Institutional health care in Yemen was virtually non-existent until the 1960s. Many hospitals and outlying medical clinics have since been built, and thousands of doctors and health workers have been educated. Government expenditure on health care in 2009 hovered around 5 percent of total expenditure (world average, 10 percent), leaving gaps to be filled by foreign-aid organizations. Nearly a third of all public and private health-related expenditure is spent outside of Yemen. There are fewer than fifty physicians for every 100,000 Yemenis (world average, 112).
Many rural Yemenis live in isolated villages, hours from medical assistance. Knowledge of health issues in rural areas is still very limited. As a consequence, there are regular outbreaks of diseases such as tuberculosis and cholera, and periodic outbreaks of polio, Rift Valley fever, and bird flu. More than half the population (living in the foothills and along the coast) is prone to malaria, which causes 30,000 deaths a year. There are just over 2,000 reported cases of HIV/AIDS, although the regional office of the World Health Organization estimates the actual figure to be 23,000 (2009), of which only 237 receive treatment.
Yemeni women have for decades been the most fertile of the world, producing more than seven children on average. This figure has now dropped to 4.7 percent, due to continuing efforts by a broad coalition of political, religious, and tribal leaders to emphasize the advantages of the nuclear family. The use of contraceptives has risen from 10 percent to 25 percent in the last decade. Maternal death has dropped from 1.4 percent to 0.3 percent, as skilled health-care workers are now present at one in every four births. This latter is nearly double the figure of 1990, thanks to the training of thousands of midwives. Child mortality (under five years) has dropped from 142 per 1,000 in 1990 to 78 in 2009, of whom 68 were infants.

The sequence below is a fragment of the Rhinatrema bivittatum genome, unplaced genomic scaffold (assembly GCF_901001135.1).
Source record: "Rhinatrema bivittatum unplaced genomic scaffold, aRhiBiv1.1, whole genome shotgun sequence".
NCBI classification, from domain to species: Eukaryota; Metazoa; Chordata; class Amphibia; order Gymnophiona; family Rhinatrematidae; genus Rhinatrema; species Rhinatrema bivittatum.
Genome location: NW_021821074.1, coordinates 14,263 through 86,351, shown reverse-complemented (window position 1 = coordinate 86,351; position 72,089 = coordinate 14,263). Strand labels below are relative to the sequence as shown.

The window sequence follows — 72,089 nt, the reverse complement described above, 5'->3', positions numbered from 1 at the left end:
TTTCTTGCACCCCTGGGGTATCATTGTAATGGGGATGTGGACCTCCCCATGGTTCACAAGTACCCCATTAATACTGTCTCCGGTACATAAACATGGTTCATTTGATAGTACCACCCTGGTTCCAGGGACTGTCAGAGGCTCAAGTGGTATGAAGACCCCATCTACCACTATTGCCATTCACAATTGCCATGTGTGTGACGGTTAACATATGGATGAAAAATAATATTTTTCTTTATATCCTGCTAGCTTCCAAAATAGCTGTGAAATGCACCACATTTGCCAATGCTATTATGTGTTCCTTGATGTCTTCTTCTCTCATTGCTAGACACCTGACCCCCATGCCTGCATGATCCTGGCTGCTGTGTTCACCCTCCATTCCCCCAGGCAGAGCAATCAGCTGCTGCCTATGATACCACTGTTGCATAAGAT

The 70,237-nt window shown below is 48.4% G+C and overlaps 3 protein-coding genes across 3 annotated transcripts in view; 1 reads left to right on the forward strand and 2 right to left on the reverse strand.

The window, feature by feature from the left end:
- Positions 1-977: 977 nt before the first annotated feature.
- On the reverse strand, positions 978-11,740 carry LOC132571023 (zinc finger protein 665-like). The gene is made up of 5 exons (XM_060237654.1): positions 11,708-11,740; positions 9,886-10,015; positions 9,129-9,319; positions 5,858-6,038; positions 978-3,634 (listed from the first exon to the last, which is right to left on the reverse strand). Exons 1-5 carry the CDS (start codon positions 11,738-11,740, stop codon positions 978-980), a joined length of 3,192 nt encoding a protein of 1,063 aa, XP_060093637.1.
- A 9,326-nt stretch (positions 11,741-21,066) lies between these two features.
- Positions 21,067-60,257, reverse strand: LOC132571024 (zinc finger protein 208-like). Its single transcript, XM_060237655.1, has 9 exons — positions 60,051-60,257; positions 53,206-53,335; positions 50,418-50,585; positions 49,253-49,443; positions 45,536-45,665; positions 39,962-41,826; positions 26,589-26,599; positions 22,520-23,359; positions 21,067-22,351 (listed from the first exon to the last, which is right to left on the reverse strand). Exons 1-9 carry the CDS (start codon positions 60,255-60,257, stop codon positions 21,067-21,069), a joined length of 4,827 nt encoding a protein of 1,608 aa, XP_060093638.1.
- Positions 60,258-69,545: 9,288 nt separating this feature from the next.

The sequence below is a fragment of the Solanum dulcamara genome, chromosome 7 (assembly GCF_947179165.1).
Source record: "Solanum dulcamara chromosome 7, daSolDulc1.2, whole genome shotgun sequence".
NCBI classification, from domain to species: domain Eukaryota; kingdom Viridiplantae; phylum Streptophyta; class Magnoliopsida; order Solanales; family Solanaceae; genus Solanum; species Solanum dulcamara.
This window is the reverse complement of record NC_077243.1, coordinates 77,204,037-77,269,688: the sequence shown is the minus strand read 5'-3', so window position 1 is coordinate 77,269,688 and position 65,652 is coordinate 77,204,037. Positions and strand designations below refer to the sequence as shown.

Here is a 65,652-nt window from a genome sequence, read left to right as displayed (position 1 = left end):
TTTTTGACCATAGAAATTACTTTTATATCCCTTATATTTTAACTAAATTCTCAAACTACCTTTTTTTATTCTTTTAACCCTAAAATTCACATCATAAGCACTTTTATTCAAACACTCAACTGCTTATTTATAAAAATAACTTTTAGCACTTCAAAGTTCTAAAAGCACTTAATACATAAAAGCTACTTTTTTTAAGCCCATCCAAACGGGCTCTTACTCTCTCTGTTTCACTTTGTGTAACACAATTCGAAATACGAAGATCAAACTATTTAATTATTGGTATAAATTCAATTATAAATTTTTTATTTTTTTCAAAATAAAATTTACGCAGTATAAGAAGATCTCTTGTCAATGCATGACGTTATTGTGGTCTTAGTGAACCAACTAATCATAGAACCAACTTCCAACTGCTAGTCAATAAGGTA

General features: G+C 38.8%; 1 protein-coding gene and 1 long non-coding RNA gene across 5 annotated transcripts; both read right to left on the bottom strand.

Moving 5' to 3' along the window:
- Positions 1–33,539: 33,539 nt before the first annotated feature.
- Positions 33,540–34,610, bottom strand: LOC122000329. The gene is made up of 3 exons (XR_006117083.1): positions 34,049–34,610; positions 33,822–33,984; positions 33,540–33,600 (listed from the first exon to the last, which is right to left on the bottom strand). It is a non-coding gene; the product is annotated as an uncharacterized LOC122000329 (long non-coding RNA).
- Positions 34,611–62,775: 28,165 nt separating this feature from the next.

About half of all Yemeni children are underweight and a third severely stunted due to malnutrition. The widespread and increasing use of qat harms health, as it suppresses hunger, which results in eating and sleeping disorders. Furthermore, the increasing use of fertilizers and pesticides in qat cultivation has led to numerous health problems. Life expectancy for Yemeni women is 67 and for men 63, which is exactly the regional average but below world averages (71 and 68).
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This is the equation."
IBN RUSHD/AVERROES (1126 – 1198)